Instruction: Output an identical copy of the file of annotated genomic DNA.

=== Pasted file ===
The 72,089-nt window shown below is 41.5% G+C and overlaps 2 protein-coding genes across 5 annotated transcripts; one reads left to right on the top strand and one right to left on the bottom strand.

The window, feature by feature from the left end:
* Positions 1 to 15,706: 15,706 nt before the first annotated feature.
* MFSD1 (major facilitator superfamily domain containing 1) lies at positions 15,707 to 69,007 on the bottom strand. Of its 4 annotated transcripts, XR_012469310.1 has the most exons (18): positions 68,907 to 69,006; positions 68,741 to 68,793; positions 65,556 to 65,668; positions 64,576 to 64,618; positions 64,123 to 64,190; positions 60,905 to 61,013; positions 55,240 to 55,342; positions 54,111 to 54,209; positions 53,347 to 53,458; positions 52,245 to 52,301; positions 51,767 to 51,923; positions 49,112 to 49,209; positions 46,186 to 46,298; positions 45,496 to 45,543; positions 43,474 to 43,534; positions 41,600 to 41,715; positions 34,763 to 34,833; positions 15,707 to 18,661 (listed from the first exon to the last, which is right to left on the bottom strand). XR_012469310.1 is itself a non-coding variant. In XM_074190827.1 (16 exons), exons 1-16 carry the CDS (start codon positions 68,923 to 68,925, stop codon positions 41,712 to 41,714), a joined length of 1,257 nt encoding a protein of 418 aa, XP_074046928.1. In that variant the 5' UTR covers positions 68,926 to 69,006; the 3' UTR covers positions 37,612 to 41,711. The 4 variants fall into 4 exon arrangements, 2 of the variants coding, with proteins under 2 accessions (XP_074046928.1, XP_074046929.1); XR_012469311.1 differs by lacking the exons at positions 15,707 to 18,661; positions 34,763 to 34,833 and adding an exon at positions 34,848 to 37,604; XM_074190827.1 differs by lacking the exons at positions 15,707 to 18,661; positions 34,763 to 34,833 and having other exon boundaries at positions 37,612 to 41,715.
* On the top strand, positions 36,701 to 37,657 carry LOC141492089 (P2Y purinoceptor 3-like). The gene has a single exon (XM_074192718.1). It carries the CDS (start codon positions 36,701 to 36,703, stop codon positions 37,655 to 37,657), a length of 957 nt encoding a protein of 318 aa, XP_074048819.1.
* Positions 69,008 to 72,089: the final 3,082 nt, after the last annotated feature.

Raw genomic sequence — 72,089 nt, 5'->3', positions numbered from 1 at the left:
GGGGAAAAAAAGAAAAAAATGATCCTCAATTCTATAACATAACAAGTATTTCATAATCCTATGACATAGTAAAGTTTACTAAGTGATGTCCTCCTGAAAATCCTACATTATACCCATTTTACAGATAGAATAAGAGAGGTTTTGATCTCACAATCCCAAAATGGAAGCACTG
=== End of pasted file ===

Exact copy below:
The 72,089-nt window shown below is 41.5% G+C and overlaps 2 protein-coding genes across 5 annotated transcripts; one reads left to right on the top strand and one right to left on the bottom strand.

The window, feature by feature from the left end:
* Positions 1 to 15,706: 15,706 nt before the first annotated feature.
* MFSD1 (major facilitator superfamily domain containing 1) lies at positions 15,707 to 69,007 on the bottom strand. Of its 4 annotated transcripts, XR_012469310.1 has the most exons (18): positions 68,907 to 69,006; positions 68,741 to 68,793; positions 65,556 to 65,668; positions 64,576 to 64,618; positions 64,123 to 64,190; positions 60,905 to 61,013; positions 55,240 to 55,342; positions 54,111 to 54,209; positions 53,347 to 53,458; positions 52,245 to 52,301; positions 51,767 to 51,923; positions 49,112 to 49,209; positions 46,186 to 46,298; positions 45,496 to 45,543; positions 43,474 to 43,534; positions 41,600 to 41,715; positions 34,763 to 34,833; positions 15,707 to 18,661 (listed from the first exon to the last, which is right to left on the bottom strand). XR_012469310.1 is itself a non-coding variant. In XM_074190827.1 (16 exons), exons 1-16 carry the CDS (start codon positions 68,923 to 68,925, stop codon positions 41,712 to 41,714), a joined length of 1,257 nt encoding a protein of 418 aa, XP_074046928.1. In that variant the 5' UTR covers positions 68,926 to 69,006; the 3' UTR covers positions 37,612 to 41,711. The 4 variants fall into 4 exon arrangements, 2 of the variants coding, with proteins under 2 accessions (XP_074046928.1, XP_074046929.1); XR_012469311.1 differs by lacking the exons at positions 15,707 to 18,661; positions 34,763 to 34,833 and adding an exon at positions 34,848 to 37,604; XM_074190827.1 differs by lacking the exons at positions 15,707 to 18,661; positions 34,763 to 34,833 and having other exon boundaries at positions 37,612 to 41,715.
* On the top strand, positions 36,701 to 37,657 carry LOC141492089 (P2Y purinoceptor 3-like). The gene has a single exon (XM_074192718.1). It carries the CDS (start codon positions 36,701 to 36,703, stop codon positions 37,655 to 37,657), a length of 957 nt encoding a protein of 318 aa, XP_074048819.1.
* Positions 69,008 to 72,089: the final 3,082 nt, after the last annotated feature.

Raw genomic sequence — 72,089 nt, 5'->3', positions numbered from 1 at the left:
GGGGAAAAAAAGAAAAAAATGATCCTCAATTCTATAACATAACAAGTATTTCATAATCCTATGACATAGTAAAGTTTACTAAGTGATGTCCTCCTGAAAATCCTACATTATACCCATTTTACAGATAGAATAAGAGAGGTTTTGATCTCACAATCCCAAAATGGAAGCACTG